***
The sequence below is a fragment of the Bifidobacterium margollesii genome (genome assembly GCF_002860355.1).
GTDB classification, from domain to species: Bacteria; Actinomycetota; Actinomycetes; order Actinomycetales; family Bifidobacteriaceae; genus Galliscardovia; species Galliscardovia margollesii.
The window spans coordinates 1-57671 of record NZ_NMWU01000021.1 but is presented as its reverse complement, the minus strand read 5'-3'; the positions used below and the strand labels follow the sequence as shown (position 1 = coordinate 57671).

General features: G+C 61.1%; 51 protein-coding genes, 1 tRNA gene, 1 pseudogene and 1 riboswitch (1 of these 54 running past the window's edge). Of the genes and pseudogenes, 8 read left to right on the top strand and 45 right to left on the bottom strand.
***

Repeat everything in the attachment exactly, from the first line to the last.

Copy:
The sequence below is a fragment of the Bifidobacterium margollesii genome (genome assembly GCF_002860355.1).
GTDB classification, from domain to species: Bacteria; Actinomycetota; Actinomycetes; order Actinomycetales; family Bifidobacteriaceae; genus Galliscardovia; species Galliscardovia margollesii.
The window spans coordinates 1-57671 of record NZ_NMWU01000021.1 but is presented as its reverse complement, the minus strand read 5'-3'; the positions used below and the strand labels follow the sequence as shown (position 1 = coordinate 57671).

General features: G+C 61.1%; 51 protein-coding genes, 1 tRNA gene, 1 pseudogene and 1 riboswitch (1 of these 54 running past the window's edge). Of the genes and pseudogenes, 8 read left to right on the top strand and 45 right to left on the bottom strand.